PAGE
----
Danny Boy still had his hands full with his table. The latest amateur to take a shot at him was a high school principal named Marvin who could have been an extra from No Country for Old Men. The cagey codger pushed Danny around and he folded. "Befuddled" was by Lon to describe Danny's reaction. The old guy instilled the fear of God into Danny, but he used a bit of racial profiling at the tables in order to figure out which players he should avoid. Danny had a theory that anyone who was under 25 in the Main Event was dangerous. He pointed at one young man who admitted he was 22.
"You're good, right? You're young... and Swedish," said Danny Boy who wanted no business with a big-stacked Scandi, until he made a bad move and attempted to slow play Aces like a Eurodonk. Danny's 10-10 ended up being gold after he "floppen a setten." Scandi down after Danny Boy stacked him and snapped off Aces.
Chess whiz Jeff Sarwer got integrated into the coverage which also meant that Norm bombarded us with horrendous chess cliches whenever Sarwer was involved in a hand. If you missed Sarwer's couch interview, or even if you saw it, you should watch it again. It was one of the more astute interviews I had seen as he spoke candidly about the similarities between poker and chess and more importantly about life and poker. He spouted off Zen-like observations like that people have the tendency to "hide fears and intentions in life." Man, that's some heavy stuff, brah. His applied chess strategy seemed so simple, "You choose the route most uncomfortable for your opponent." And his overall philosophy on his first WSOP was inspiring, "I'm here to have fun and potentially learn something."
GG vs. Scotty
The funniest moment of the night included a hand with a former colleague, Garry Gates. The announcers incorrectly identified him as "poker blogger Garry Gates." Garry will be the first one to tell you that he doesn't even have a blog. He used to be John Caldwell's right hand man at Poker News as the head of Tournament Reporting before he moved onto to better and brighter things with PokerStars. When he was still at the helm, Garry actually hired me to cover the LAPT Mexico -- which subsequently got raided by the federales. Someone in the upper echelons of the government didn't get their wheels greased, so the federales seized the tables, chips, and even the film equipment (from the same 441 Productions crew that shoots the WSOP). For the next two days, I sat around in limbo with Otis, Change100, Joe Giron, and the entire Costa Rican media. So, to bide our time, we drank tequila and Sol beer at the all-inclusive resort in Neuvo Vallarta as we anxiously wondered if the federales were going to permit the tournament to continue, or of they were gonna throw all of us into prison.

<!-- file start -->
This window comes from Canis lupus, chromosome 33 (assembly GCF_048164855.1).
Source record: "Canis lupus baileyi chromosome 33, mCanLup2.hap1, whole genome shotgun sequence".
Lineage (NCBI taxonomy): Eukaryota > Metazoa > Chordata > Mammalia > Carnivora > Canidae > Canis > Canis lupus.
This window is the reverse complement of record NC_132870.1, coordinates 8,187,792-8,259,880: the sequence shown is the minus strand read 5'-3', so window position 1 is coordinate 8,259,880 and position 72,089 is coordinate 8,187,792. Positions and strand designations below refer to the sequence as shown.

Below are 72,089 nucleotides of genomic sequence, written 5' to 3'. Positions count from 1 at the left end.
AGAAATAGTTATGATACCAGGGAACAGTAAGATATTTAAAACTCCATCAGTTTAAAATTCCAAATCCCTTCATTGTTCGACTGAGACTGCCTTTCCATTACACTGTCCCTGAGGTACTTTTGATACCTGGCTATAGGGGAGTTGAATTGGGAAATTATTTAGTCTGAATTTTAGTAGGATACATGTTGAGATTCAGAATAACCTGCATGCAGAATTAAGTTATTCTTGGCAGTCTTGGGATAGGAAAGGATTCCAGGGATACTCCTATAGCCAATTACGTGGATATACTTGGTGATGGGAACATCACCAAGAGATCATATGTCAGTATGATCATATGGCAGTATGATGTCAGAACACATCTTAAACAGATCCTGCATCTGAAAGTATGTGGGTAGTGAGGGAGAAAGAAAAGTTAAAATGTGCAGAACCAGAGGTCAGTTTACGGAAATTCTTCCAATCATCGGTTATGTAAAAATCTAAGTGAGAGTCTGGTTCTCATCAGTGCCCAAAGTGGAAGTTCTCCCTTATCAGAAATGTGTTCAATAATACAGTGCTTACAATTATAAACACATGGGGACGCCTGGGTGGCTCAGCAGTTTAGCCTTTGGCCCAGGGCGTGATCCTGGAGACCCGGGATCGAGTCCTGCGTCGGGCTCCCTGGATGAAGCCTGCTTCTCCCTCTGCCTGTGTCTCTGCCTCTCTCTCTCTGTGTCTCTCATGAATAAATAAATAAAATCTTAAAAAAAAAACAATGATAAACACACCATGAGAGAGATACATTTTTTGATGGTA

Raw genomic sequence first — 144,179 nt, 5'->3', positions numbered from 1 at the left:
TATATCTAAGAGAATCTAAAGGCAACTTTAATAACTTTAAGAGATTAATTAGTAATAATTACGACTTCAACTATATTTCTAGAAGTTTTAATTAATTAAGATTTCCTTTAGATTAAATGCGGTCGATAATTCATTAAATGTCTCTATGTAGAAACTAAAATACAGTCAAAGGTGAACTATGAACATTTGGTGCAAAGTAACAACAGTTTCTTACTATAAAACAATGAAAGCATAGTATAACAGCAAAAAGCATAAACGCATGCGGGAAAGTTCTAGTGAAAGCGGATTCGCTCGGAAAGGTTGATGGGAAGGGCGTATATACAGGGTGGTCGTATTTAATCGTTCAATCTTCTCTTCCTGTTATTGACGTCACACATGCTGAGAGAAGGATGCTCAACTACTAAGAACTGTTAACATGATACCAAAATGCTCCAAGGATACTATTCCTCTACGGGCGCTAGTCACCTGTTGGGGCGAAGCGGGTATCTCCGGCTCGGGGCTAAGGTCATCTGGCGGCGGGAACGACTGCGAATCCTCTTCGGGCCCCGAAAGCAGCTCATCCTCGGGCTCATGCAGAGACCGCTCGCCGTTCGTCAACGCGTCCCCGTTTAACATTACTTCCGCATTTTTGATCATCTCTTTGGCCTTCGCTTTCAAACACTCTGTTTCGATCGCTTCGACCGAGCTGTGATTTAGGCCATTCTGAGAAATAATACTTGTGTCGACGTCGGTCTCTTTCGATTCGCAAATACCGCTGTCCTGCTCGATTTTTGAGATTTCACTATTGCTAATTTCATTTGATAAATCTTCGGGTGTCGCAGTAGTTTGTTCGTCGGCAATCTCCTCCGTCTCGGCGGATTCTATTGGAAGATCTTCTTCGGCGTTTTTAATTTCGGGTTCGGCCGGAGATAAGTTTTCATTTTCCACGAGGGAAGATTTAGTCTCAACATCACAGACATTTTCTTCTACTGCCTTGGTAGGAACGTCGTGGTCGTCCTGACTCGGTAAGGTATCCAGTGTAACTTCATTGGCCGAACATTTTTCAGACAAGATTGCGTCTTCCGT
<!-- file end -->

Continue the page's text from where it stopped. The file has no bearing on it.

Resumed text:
If there's anything I learned on my international travels it's this -- if potentially faced with imprisonment in a foreign country... drink heavily.
Anyway, Garry's elimination hand got included in the broadcast when he went to battle against Scotty Nguyen in a classic race -- flipping coins with K-9 against Scotty's baby pair of fours. Garry could not catch an overcard and he was dunzo...but not without a crack from the announcers that he was going to "blog about is own elimination." Garry walked away with his pretty Aussiegirlfriend, Lynn, and a swanky red Poker Stars schwagg bag that they were giving out on the NAPT. He hooked me up with one at Mohegan Sun before the WSOP began.
The Case for Bringing Back the All-In Chip
The biggest hand that Chris Moneymaker was involved in had taken so long that it spilled over into the break. He didn't hear the call of "all-in" from his opponent and was wandering around for five minutes before he decided to call the clock. His opponent, who had been sitting still the entire time, piped up, "I moved all-in five minutes ago. I was about to call the clock on you." Moneymaker experienced one of those no-duh moments, just like what happened to him and Johnny "Fucking" Chan many moon ago. Yep, total brain fart there. Someone has been smoking too much weed or someone needs to pronunciate an all-in call with the vigor of a Shakespearean actor. Next time, scream the fucking words.
No Kicks for You
Heather Sue Mercer was one of the females who drew a significant amount of time this week. She's most famous for being a place kicker and wanted to play for Duke, but the officials conspired against her. She launched a discrimination case against the university which has now become fodder for law students. I first came across Mercer at a Borgata tournament when she final tabled the Ladies Event in January 2006. Four years later, she's getting an exclusive couch interview during the Main Event. Heh, if you stay around in poker long enough, everyone will get their fifteen minutes of fame. Just ask Dennis Suharto.
Before I go, here's one last item of note... Bakes finally got some love. David "Bakes" Baker's bracelet victory was briefly mentioned during B-roll of the star-studded Deuce-to-Seven final table. Bakes' girlfriend, spicy Brazilian dish Maridu, along with his former poker coach Vanessa Selbst were on the rail sweating his epic run.
Day 2A is in the books and has been entombed into ESPN's archives.
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You can check out Tao of Poker's coverage of that day including the 2010 WSOP Main Event Day 2A Semi-Live Blog and end of day recap titled 2010 WSOP Day 43: Moneymaker - The Shadow of a Dream.
Don't forget about episodes of the Tao of Pokerati podcast that Michalski, Benjo, and I recorded live from the floor of the Rio.
For more of your Main Event fix, visit the Tao of Poker's Index of WSOP coverage.